At the request of Oatlands, Inc.’s board and management, the National Trust used funds that were owned by the National Trust for the preservation of the Oatlands property to pay off a debt Oatlands, Inc. incurred to acquire the Oatlands Hamlet, an adjacent property that had originally been part of the Oatlands property. Oatlands, Inc. now argues that the National Trust should not have used those funds to pay off the debt, even though it was done at the express request of Oatlands, Inc. and was an appropriate use of the funds.

Why doesn’t the National Trust just give Oatlands, Inc. money it is asking for to care for the property?

As the owner and steward of the endowment restricted to Oatlands, the National Trust protects and manages that fund, providing scheduled disbursements to Oatlands, Inc. The National Trust has provided Oatlands, Inc. substantial sums of money over the years to support the property, including providing regular income from the endowment dedicated to the property, paying off a $1.3 million debt for Oatlands, Inc. with funds designated for the property, and establishing a reserve fund for maintenance and preservation with funds restricted to the property. The National Trust, in collaboration with Oatlands, Inc. mutually set aside more than $500,000 for the most urgent preservation projects at the site including repair of the roof, balustrades and other work.

However, we cannot address these issues alone under the co-stewardship arrangement—the property is leased to Oatlands, Inc. which has specific responsibilities under the lease and other agreements it signed, including fundraising responsibilities, as a co-stewardship partner. The $500,000 for preservation remains unused because Oatlands, Inc. has been unable to develop the projects, even with considerable technical assistance from the National Trust.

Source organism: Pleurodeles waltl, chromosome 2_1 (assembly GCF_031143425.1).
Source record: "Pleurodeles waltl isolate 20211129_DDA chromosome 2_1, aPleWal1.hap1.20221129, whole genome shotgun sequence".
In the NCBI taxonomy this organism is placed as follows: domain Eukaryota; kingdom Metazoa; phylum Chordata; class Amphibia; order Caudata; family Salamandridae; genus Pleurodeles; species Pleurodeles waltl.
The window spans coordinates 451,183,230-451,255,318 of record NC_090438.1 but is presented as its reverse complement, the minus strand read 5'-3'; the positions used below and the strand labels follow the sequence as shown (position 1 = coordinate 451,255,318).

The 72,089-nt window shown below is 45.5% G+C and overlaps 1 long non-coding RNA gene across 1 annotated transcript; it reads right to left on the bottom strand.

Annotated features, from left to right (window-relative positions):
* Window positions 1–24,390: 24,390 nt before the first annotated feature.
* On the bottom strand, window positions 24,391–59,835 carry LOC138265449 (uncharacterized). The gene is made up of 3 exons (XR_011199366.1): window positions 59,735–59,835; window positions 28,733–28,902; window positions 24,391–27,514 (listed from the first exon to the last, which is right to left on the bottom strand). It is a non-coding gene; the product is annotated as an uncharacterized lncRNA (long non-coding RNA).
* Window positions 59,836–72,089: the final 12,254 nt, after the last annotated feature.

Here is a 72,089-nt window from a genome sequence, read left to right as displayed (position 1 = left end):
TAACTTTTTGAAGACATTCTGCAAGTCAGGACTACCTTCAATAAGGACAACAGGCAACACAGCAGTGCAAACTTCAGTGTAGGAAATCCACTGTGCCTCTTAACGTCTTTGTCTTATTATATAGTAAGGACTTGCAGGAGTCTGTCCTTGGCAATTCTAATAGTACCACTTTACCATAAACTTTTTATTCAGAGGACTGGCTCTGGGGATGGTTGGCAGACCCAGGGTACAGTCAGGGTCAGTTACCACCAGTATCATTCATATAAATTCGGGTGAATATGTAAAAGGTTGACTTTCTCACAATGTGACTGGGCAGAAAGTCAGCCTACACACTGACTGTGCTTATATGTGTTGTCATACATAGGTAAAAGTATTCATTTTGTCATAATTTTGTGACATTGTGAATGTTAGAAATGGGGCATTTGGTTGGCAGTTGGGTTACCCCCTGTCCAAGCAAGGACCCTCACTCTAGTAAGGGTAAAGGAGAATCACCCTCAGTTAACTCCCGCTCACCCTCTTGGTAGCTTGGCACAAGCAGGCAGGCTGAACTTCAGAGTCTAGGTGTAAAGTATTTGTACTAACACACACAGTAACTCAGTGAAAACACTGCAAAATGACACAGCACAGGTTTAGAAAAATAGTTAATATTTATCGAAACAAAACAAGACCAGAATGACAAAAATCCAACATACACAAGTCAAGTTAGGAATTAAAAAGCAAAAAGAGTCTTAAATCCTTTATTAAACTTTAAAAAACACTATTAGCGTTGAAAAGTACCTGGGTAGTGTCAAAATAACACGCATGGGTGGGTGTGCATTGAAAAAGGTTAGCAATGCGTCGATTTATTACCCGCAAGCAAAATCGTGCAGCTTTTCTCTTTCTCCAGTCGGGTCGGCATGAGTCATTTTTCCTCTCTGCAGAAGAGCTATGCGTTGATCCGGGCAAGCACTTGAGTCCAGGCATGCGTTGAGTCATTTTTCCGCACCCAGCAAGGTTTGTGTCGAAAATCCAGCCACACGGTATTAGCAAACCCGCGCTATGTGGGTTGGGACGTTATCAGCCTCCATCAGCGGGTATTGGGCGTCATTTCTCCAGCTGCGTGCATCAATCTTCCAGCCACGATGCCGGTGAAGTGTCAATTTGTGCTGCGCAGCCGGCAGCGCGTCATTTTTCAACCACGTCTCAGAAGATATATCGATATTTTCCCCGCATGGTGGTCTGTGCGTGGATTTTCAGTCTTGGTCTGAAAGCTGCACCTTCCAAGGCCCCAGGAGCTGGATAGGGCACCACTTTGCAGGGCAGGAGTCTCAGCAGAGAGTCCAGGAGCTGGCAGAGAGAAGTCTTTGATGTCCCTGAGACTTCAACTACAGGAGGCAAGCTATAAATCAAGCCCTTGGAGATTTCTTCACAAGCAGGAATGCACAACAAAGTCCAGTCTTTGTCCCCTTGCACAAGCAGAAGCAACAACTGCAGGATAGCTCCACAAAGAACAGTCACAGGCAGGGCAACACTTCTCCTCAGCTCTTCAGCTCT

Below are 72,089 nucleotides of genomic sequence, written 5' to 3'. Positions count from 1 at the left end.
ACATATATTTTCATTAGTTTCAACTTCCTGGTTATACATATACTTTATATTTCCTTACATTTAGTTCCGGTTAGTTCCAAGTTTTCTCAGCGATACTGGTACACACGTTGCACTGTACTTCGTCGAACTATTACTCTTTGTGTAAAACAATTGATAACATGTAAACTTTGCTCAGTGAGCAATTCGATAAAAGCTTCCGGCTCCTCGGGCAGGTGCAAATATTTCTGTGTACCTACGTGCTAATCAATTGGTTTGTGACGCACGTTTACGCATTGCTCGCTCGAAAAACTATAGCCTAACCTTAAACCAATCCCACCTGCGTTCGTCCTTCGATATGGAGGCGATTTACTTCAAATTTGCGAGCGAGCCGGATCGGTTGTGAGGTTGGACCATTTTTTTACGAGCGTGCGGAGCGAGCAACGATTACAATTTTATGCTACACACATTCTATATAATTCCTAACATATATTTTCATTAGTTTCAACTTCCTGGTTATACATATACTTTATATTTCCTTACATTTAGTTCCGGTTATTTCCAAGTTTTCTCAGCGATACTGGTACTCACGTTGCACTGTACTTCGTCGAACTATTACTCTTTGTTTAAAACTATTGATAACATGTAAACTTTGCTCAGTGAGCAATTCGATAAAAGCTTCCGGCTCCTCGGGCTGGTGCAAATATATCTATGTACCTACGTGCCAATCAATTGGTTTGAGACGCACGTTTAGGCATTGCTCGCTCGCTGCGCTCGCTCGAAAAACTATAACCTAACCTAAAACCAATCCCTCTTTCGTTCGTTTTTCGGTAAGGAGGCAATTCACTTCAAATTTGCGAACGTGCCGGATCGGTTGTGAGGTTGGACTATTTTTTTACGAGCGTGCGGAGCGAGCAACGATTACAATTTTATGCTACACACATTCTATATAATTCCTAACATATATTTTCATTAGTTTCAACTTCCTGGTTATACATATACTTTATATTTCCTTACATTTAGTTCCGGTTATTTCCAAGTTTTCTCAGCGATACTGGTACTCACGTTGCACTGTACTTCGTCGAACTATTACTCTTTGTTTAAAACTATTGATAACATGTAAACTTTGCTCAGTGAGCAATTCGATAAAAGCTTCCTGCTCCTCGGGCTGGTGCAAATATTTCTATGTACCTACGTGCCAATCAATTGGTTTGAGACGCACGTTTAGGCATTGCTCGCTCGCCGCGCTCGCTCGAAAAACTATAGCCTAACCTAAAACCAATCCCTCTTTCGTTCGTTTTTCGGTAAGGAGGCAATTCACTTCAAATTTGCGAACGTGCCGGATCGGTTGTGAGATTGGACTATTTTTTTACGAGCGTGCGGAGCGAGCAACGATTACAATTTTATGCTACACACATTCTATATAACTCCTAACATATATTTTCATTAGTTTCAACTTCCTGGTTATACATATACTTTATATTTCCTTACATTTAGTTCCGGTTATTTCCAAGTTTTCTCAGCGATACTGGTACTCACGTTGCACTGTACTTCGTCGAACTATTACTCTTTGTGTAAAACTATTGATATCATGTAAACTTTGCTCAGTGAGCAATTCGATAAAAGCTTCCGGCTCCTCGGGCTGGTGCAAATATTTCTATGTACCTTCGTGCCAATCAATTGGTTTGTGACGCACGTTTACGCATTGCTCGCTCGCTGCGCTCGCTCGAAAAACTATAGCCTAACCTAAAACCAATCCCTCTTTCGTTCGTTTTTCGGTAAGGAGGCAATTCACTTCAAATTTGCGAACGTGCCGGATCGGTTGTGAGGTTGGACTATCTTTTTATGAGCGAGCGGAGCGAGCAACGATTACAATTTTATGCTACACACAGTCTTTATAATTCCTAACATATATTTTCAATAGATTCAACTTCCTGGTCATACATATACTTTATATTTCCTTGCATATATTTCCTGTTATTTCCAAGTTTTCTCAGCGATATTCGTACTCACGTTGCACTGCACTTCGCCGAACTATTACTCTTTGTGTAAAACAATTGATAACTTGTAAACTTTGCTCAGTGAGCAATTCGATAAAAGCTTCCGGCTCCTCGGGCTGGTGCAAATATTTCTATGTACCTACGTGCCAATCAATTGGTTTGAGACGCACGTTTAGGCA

What is the future for Oatlands?

The National Trust’s highest and greatest concern is for the perpetual protection of this National Historic Landmark. Oatlands, Inc.’s representative has stated publicly that what it wants is for the National Trust to transfer Oatlands and its assets to Oatlands, Inc. The National Trust has no intention of selling or otherwise transferring any part of the Oatlands property or assets to Oatlands, Inc. The National Trust has deep concerns about the capacity of Oatlands, Inc. to preserve, maintain, and operate Oatlands. Indeed, Oatlands, Inc. admits that it has not been able to maintain the property as a leaseholder even with the current substantial financial support from the National Trust, which is the basis for its lawsuit against the National Trust. Nothing suggests that it would be able to do so if Oatlands, Inc. owned Oatlands outright and the National Trust no longer was involved.

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Updated 5/12/2023